Last week Lithuania formulated its preliminary position on the proposed European directive on adequate minimum wages in the European Union.
The Committee on European Affairs of the Parliament decided that the principle of subsidiarity is not violated. That means that the „yellow card“ for further processes was not given and now the proposal will be discussed in the plenary session of the Parliament.
If the directive was adopted, all member states would have to introduce the same criteria for determining monthly minimum wages. In other words, minimum wages would not be the same but based on the same indicators (which may differ in each member state).
„This comes as a pleasant development after hard discussions in the national Tripartite Council. The Lithuanian Trade Union Confederation defended this directive even if representatives of employers and the Ministry of Social Security and Labour were sceptical. In our opinion, this directive could help to reduce the high percentage of in-work poverty and sharp inequalities in the country. Of course, some amendments are needed: for example, the proposed criterion on productivity could be harmful“, – comments Inga Ruginienė, the President of the Lithuanian Trade Union Confederation.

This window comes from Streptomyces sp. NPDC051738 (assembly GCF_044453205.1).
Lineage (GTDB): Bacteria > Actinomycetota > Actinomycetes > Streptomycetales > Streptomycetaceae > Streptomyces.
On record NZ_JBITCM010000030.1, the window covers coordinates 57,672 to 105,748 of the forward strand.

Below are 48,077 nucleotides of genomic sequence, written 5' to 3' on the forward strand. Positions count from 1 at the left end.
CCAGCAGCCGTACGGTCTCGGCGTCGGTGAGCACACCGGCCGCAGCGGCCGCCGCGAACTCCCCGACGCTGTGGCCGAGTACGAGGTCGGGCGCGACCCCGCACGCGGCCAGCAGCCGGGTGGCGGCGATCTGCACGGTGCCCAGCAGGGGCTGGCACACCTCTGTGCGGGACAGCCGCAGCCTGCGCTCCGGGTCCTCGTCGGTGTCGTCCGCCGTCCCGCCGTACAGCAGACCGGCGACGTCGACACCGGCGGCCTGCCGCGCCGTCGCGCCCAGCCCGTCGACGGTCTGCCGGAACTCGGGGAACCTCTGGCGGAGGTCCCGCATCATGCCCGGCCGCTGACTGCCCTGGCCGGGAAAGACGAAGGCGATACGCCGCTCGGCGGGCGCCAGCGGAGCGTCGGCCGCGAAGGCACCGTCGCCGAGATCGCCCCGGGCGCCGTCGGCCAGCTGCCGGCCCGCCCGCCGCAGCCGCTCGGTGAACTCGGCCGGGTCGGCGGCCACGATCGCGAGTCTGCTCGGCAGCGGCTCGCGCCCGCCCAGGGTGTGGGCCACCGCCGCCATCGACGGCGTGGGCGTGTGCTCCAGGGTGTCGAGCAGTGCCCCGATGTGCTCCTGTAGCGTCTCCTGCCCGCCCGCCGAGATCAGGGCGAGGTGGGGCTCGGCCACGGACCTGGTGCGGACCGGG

She stresses that the proposed European directive on adequate minimum wages in the EU has a huge potential to bring us closer to our long-term goals of social policy: “But Europe has to be ambitious and amend some provisions of the proposal. The European trade union movement evaluates that the directive would achieve the greatest positive impact if it included the provision that minimum wages should not be below 60% of the gross median wage and 50% of the gross average wage.”